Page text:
Ontario Cemetery Ancestor Index and Cemetery Locator of the Ontario Genealogical Society(http://ogs.andornot.com/cemmenu.htm)
The Ontario Cemetery Ancestor Index is a database with names gathered from a number of sources including monument inscriptions and cemetery records. Search fields in the index include last name, first name, county/district, township, village/town/city/reserve, cemetery name, and cemetery ID. Information in the records may include last name; first name; death date, if known; stone reference (location of the stone or plot in the cemetery); county; township; and cemetery name, plus its ID. Click on the cemetery name to access the cemetery record.
It should be noted that not all Ontario cemeteries have been transcribed. A transcription of the record may be purchased directly from the OGS branch library when available. A link to the branch library is found in the cemetery record. If you want to find a cemetery in Ontario, go back to the cemetery database main page and click on the Ontario Cemetery Locator link which brings you to a directory of cemeteries located in the province.
There's still time to order Holiday Gifts from NEHGS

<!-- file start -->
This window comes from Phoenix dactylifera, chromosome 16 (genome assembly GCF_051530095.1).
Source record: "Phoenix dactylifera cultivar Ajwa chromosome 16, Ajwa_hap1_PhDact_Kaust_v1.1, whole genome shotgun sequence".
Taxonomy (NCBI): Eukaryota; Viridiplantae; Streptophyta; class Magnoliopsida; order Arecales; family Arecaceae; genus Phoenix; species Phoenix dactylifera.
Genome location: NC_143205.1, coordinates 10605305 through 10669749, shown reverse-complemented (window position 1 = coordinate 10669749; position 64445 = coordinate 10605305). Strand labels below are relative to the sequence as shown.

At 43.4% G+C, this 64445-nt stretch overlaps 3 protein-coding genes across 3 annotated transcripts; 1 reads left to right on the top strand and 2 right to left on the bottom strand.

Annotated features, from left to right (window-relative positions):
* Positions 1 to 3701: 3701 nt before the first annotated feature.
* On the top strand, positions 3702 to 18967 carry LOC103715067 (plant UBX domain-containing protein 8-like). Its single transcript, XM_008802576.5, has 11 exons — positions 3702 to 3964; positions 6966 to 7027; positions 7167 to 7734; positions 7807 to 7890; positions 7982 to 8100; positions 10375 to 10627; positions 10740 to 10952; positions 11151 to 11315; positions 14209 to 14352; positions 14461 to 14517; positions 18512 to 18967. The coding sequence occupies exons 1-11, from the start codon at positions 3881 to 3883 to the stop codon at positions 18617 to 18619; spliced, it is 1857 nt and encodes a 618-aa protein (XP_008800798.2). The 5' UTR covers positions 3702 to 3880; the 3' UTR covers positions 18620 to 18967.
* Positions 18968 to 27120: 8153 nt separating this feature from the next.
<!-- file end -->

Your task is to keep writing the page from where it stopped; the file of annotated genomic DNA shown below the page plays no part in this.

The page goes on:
Giving a holiday gift from NEHGS:
A great idea on three levels:
Locating Manuscript Collections on the Internetby Judy Lucey
Can I find it online? That’s a question I frequently encounter when asked about locating manuscript collections. Certainly not everything is online but more and more repositories are making their collection records available on the internet. Here are some resources that may be helpful in your research:
The National Union Catalog for Manuscript Collections (NUCMC) is a cooperative cataloging program maintained by the Library of Congress. Participating repositories contribute cataloging records of their collections. NUCMC has been publishing these collections since 1959. The printed volumes from 1959 to 1985 are not available online. The Library of Congress provides free access to two valuable databases, the RLG Union Catalog and OCLC. These databases combined provide access to over a million records from libraries worldwide. Users should use both RLG and OCLC for the most comprehensive search. Please note that NUCMC only allows for searching of manuscript and archival collections in these databases. Books and other materials cannot be accessed through NUCMC even if they have been catalogued.
NUCMC can be accessed at http://www.loc.gov/coll/nucmc/
ArchivesUSA is another valuable online resource. It serves as a directory of manuscript and archival collections. Users can access thousands of collection records and online finding aids, and it is the only database that makes all of NUCMC’s records available online. ArchivesUSA is only offered through subscription to institutions such as libraries, universities and archival repositories. Check out their website for more information hthttp://archives.chadwyck.com/home.do.